About Danielle Davidov
Teaches courses in Intervention Design and Qualitative Research Methods.
- BA, Marshall University
- PhD, West Virginia University
Davidov DM, Frost SS, Jack SM, Coben JH. Mandatory reporting in the context of home visitation programs:intimate partner violence and children’s exposure to intimate partner violence. Violence Against Women. 2012;18(5):595-610.
Jack SM, Ford-Gilboe M, Wathen CN, Davidov DM, McNaughton DB, Coben JH, Olds, DL, Macmillan HL; NFP IPV Research Team. Development of a nurse home visitation intervention for intimate partner violence. BMC Health Serv Res. 2012; 12:50.
Davidov DM, Larrabee H, Davis SM. United States emergency department visits coded for intimate partner violence. J Emerg Med. 2015;48(1):94-100.
Kimber M, Henriksen CA, Davidov DM, Goldstein A, Pitre N, Tonmyr L, & Afifi TO. The association between immigrant generational status, child maltreatment history and intimate partner violence: Evidence from a nationally representative survey. Under review at Journal of Epidemiology and Community Health.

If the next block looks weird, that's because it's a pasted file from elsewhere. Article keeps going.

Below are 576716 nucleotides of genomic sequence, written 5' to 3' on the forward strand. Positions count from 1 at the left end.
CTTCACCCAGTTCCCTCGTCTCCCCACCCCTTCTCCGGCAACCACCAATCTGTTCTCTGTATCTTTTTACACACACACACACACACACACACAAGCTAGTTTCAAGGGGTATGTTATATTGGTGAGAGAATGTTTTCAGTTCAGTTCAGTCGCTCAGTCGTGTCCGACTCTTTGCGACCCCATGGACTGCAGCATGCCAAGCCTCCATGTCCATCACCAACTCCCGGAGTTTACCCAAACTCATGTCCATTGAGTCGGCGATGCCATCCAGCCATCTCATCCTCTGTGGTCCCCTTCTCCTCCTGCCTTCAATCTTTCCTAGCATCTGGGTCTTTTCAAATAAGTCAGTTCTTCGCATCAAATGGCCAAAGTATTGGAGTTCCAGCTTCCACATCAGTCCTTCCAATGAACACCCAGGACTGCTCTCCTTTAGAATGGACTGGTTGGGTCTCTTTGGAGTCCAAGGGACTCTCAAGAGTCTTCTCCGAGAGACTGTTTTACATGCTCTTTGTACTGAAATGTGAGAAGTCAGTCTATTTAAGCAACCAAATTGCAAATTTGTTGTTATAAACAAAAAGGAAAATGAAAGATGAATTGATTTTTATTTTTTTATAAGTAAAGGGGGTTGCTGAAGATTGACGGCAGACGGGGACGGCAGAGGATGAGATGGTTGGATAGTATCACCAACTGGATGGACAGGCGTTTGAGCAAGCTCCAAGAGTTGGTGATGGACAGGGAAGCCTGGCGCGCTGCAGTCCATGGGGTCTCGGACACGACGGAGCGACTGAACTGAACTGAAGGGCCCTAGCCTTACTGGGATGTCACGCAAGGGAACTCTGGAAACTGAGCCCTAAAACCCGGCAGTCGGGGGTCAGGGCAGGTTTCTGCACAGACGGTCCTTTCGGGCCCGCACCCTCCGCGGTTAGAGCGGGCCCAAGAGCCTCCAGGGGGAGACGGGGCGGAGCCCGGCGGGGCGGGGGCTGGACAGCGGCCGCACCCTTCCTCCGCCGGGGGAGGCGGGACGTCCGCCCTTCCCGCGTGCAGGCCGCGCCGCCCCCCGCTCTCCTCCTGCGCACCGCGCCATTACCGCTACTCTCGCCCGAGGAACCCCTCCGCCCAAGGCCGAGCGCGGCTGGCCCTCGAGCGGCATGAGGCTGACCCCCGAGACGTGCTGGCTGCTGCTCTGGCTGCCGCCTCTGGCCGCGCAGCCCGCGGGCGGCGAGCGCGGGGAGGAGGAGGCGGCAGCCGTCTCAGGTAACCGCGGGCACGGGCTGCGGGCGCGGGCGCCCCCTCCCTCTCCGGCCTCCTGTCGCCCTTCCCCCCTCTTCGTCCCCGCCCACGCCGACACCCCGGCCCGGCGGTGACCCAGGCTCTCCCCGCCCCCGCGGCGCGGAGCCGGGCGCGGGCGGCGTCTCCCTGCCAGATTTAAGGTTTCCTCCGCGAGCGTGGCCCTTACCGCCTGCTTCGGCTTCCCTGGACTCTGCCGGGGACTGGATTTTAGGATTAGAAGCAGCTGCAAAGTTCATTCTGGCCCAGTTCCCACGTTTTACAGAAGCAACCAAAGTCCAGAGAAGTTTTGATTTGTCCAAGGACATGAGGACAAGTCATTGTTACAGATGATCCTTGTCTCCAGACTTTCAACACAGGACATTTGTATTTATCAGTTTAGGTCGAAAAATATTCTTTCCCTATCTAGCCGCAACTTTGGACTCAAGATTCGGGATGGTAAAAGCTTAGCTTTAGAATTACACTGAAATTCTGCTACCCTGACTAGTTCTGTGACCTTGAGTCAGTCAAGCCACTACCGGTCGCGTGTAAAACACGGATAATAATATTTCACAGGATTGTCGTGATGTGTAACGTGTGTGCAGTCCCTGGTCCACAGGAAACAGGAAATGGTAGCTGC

Excellence in Teaching Award, WVU Injury Control Research Center
Research Appreciation Award, West Virginia University, Department of Emergency Medicine (2012)
Professional Societies/Leadership positions:
Executive Board Member, WVU Research Center on Violence
WVU Council for Women’s Concerns
Professional interests: Intimate partner and sexual violence; Healthcare response to violence; Qualitative and mixed methods research; Translational research, including dissemination and implementation science and formative and process evaluations
Personal interests: Traveling, reading, volleyball, Netflix
About Danielle Davidov
Dr. Davidov is an assistant professor in the Department of Social and Behavioral Sciences and holds a secondary appointment in the WVU Department of Emergency Medicine. She received her PhD in Public Health Sciences from West Virginia University in 2010 and her BA in Psychology from Marshall University in 2006. Within the Department of Social and Behavioral Sciences, she teaches Intervention Design, Qualitative Research Methods, Introduction to Public Health Research Methods, Social Determinants of Health, and Public Health Prevention and Intervention. She uses qualitative and mixed methods to address intimate partner and sexual violence in home visitation, healthcare, and college settings. She is currently the co-lead for a Patient-Centered Outcomes Research Institute (PCORI)-funded project aimed at improving the healthcare system’s response to intimate partner violence in West Virginia. She is also working with researchers at the University of Kentucky on the Multiple College Bystander Efficacy Evaluation (McBee) project, which is focused on understanding which violence prevention bystander training programs are most effective in increasing prevention behaviors and reducing violence on college campuses.